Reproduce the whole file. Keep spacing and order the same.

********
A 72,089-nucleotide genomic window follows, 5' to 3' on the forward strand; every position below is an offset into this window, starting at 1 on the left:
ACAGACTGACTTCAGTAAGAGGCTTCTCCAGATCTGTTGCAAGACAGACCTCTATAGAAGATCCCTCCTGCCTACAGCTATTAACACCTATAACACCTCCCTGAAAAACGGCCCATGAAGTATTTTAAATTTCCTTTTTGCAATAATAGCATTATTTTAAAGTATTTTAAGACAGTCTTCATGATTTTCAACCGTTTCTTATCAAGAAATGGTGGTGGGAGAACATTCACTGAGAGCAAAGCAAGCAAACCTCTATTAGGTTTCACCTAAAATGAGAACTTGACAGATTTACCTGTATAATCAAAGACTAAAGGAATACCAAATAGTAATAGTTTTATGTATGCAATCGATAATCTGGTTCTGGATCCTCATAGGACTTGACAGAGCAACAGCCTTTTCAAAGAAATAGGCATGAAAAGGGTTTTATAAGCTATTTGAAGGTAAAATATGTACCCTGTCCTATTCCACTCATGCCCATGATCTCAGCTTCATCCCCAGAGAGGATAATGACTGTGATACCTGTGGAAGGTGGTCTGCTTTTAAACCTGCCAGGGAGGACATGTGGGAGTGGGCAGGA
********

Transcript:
A 72,089-nucleotide genomic window follows, 5' to 3' on the forward strand; every position below is an offset into this window, starting at 1 on the left:
ACAGACTGACTTCAGTAAGAGGCTTCTCCAGATCTGTTGCAAGACAGACCTCTATAGAAGATCCCTCCTGCCTACAGCTATTAACACCTATAACACCTCCCTGAAAAACGGCCCATGAAGTATTTTAAATTTCCTTTTTGCAATAATAGCATTATTTTAAAGTATTTTAAGACAGTCTTCATGATTTTCAACCGTTTCTTATCAAGAAATGGTGGTGGGAGAACATTCACTGAGAGCAAAGCAAGCAAACCTCTATTAGGTTTCACCTAAAATGAGAACTTGACAGATTTACCTGTATAATCAAAGACTAAAGGAATACCAAATAGTAATAGTTTTATGTATGCAATCGATAATCTGGTTCTGGATCCTCATAGGACTTGACAGAGCAACAGCCTTTTCAAAGAAATAGGCATGAAAAGGGTTTTATAAGCTATTTGAAGGTAAAATATGTACCCTGTCCTATTCCACTCATGCCCATGATCTCAGCTTCATCCCCAGAGAGGATAATGACTGTGATACCTGTGGAAGGTGGTCTGCTTTTAAACCTGCCAGGGAGGACATGTGGGAGTGGGCAGGA